Makepeace crossed back into the Zone, and by the afternoon, she found the place Shamsudin had described, the storeroom where the flasks were kept. She followed Shamsudin's footprints until she found the jars, put four in her bag, and left.
When she got back to the camp, Callard emerged to ask how things had gone. Makepeace explained that there were many more flasks, but it would take some time to get them. She then had to strip naked and be hosed down before stepping into a change of clothes. Her horse had to be killed, too, to prevent contamination.
The shot startled Callard's horse, and Callard reacted in fury, beginning to thrash the horse and call it a "Jezebel". The action and the use of the name were so familiar that Makepeace suddenly became certain that he was lying and that he had been the rapist. She turned her gun on Callard and then killed another guard, leaving the others in shock.
The next morning, Makepeace was sick. At first she thought it was the poison from the Zone, but it was, in fact, an "illness" she had caught from Shamsudin—she was pregnant. She journeyed north slowly, able to admire the beautiful animals and plants all the way back to Evangeline.
Back in Evangeline, she worked quickly to plant food and ready a spare room. She was in the stables when she went into labor, and her baby was born.
It is the narrative’s present day, and Makepeace has now saved 2,075 books in her armory and 177 in her house. She has also stashed multiple candles for reading.
She and her child are not yet quite the last people in the city. A couple with a child arrived recently and are living in the old Velazquez house. Makepeace and the couple leave each other food and nod in passing.
Makepeace wonders whether she should leave the city and head south or back to the States. But she doesn't know what she will find there or what there is left to her. She still rides around town every day to patrol the city.
She used to think she was writing down her memoirs for her child, whom she has called Ping. She knows she will be dying soon. But now she thinks her book should stay with the others in her collection, and she should leave Ping a blank page of her own. One day, when Ping is ready, she should take the Winchester and a pair of fast horses and go into the north, and Makepeace will know that she is going home.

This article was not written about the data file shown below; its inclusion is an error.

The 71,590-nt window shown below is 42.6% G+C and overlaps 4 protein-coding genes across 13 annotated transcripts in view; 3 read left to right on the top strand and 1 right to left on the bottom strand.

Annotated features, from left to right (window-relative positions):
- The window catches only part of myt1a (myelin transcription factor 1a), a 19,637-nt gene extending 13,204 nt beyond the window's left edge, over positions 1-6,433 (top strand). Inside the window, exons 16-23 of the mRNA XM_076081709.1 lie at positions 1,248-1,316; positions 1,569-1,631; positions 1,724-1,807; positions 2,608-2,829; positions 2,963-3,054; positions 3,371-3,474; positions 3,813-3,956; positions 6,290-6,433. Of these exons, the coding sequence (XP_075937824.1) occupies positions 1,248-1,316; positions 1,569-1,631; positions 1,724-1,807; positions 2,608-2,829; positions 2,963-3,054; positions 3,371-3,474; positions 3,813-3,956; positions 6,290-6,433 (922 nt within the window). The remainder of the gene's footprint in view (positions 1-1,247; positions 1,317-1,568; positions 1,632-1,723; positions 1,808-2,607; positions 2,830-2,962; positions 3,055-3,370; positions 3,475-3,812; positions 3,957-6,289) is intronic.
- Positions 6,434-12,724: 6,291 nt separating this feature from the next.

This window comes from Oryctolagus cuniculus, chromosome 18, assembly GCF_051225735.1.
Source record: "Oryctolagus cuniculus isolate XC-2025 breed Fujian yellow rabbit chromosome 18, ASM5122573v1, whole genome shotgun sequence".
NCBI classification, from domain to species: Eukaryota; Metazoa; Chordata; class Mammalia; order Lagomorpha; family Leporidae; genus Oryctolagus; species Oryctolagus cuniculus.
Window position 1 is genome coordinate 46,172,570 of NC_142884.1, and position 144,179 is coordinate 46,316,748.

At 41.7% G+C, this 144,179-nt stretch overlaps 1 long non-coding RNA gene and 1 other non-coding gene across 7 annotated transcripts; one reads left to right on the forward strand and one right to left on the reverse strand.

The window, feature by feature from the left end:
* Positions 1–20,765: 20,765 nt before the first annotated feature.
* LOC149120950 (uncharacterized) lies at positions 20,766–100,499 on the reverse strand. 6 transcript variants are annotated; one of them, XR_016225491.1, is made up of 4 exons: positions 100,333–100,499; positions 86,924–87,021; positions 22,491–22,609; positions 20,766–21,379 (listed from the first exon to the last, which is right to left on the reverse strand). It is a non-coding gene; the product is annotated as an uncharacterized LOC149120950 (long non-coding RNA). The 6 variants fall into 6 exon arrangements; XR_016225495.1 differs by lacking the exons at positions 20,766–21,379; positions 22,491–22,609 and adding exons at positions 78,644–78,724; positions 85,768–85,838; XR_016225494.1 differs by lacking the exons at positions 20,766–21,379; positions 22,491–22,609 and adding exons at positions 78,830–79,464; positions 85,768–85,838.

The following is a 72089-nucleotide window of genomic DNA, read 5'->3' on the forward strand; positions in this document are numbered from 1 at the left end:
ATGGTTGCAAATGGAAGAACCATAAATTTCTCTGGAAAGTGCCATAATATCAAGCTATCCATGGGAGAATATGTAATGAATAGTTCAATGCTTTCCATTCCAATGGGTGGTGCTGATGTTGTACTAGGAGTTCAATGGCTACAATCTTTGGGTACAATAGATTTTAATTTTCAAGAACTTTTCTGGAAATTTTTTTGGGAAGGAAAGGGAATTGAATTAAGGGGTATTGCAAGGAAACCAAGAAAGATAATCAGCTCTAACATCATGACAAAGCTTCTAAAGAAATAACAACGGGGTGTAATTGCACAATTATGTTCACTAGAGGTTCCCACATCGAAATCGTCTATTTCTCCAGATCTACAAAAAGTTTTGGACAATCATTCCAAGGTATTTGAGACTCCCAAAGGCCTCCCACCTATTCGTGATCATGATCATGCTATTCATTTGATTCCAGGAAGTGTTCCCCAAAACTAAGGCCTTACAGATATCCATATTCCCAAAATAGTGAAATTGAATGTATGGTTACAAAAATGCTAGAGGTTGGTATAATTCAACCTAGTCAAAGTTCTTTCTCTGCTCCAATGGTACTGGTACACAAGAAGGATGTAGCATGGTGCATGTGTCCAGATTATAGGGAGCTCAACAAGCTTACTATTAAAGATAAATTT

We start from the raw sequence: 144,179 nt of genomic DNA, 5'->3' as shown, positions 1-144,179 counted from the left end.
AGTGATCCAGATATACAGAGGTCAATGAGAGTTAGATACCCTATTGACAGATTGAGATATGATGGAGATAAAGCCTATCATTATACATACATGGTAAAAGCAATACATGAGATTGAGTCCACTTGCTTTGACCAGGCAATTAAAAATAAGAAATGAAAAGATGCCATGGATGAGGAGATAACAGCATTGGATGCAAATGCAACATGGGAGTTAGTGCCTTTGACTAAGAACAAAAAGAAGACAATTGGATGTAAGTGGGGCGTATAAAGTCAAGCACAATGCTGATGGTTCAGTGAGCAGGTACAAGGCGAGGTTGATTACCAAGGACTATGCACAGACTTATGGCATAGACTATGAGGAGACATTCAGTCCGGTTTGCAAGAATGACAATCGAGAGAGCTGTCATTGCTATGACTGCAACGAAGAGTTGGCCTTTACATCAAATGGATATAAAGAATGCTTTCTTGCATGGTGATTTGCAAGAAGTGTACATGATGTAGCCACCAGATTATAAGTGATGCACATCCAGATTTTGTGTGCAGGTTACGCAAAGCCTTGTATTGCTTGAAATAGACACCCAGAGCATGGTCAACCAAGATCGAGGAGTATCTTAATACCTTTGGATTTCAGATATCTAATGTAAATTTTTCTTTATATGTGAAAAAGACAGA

In this final part of the novel, Makepeace comes full circle and returns the reader to the present day. She also explains what has been unclear since the opening chapter: who she is addressing and for whom she has written her memoirs. The birth of Shamsudin's child comes unexpectedly, not least because Makepeace's moment of intimacy with the dying Shamsudin is so briefly described in an earlier chapter. However, it is clear that this birth is a symbolic one, coming as it does alongside Makepeace's homecoming.
Throughout the story, Makepeace has thought of Ping in order to derive comfort and sustenance from her memories of that brief and loving relationship. Now, she christens her child Ping in memory of her friend. At the same time, the easy birth of this second child, fathered by a man for whom Makepeace felt great fondness, is a welcome foil to the first, difficult birth of a rapist's child. Then, Makepeace had been young, and the child, born dead, signified the loss of her hopes of a normal life. Now, she is much older, but this child is born alive and "fierce" at the end of Makepeace's long struggle. She represents the fact that there is, despite the disappointments of Makepeace's life, hope after all.
Unlock This Study Guide Now
Start your 48-hour free trial and unlock all the summaries, Q&A, and analyses you need to get better grades now.
- 30,000+ book summaries
- 20% study tools discount
- Ad-free content
- PDF downloads
- 300,000+ answers
- 5-star customer support